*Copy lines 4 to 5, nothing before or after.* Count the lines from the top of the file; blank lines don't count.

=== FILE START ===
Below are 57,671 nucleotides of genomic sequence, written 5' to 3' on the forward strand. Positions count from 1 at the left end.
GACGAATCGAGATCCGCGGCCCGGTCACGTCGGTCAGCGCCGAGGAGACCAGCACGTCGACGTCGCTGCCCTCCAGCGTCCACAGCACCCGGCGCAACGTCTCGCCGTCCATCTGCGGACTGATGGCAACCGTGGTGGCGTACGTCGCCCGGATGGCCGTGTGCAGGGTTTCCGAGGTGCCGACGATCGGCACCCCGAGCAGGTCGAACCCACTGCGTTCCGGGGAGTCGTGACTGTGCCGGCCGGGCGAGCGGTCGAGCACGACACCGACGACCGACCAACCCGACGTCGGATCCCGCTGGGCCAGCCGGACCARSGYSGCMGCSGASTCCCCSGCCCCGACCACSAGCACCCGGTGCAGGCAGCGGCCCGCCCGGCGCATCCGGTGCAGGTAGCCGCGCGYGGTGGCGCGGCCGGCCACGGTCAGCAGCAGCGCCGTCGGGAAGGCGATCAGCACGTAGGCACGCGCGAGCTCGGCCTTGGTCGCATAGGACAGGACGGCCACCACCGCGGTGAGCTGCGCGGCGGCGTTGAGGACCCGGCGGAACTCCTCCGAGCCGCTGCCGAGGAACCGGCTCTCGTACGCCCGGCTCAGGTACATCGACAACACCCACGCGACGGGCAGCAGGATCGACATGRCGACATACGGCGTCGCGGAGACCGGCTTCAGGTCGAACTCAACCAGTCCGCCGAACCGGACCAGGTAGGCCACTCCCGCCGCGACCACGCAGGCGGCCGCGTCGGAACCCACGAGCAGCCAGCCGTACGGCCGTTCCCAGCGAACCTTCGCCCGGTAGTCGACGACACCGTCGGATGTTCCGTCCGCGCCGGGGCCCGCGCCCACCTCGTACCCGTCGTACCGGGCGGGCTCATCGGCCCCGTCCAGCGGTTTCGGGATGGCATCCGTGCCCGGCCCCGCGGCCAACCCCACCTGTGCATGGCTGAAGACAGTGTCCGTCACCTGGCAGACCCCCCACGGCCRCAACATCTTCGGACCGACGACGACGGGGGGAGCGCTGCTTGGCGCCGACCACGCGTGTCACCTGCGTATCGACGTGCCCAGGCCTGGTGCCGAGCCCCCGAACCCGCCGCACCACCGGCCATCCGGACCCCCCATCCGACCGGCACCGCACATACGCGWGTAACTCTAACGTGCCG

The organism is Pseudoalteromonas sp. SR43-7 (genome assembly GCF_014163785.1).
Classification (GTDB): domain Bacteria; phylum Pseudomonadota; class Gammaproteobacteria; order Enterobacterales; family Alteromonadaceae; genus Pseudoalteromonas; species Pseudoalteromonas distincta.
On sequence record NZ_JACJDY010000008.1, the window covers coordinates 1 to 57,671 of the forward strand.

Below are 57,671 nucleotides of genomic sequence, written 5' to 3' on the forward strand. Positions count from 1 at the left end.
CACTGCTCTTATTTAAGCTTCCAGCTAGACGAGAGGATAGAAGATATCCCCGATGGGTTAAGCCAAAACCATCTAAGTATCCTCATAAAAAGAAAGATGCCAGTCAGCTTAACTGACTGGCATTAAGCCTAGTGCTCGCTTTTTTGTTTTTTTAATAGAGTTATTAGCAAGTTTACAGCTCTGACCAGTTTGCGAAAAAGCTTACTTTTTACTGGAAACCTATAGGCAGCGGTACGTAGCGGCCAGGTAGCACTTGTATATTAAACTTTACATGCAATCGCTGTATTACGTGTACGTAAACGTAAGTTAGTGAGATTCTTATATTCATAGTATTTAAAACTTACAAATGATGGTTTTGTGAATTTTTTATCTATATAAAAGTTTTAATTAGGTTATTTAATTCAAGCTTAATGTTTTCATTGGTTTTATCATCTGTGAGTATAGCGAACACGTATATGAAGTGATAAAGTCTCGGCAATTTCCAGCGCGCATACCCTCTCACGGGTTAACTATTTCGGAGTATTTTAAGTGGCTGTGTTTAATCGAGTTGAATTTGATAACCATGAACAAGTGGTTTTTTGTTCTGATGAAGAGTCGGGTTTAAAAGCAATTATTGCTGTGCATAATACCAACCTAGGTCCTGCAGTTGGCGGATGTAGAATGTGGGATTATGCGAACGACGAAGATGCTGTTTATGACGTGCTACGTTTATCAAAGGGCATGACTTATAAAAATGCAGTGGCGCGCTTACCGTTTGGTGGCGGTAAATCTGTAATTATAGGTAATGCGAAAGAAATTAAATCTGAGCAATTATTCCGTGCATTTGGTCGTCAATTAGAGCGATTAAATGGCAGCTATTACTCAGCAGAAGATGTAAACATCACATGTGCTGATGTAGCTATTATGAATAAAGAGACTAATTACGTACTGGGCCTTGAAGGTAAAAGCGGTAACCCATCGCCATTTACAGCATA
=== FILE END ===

Classification (GTDB): domain Bacteria; phylum Pseudomonadota; class Gammaproteobacteria; order Enterobacterales; family Alteromonadaceae; genus Pseudoalteromonas; species Pseudoalteromonas distincta.
On sequence record NZ_JACJDY010000008.1, the window covers coordinates 1 to 57,671 of the forward strand.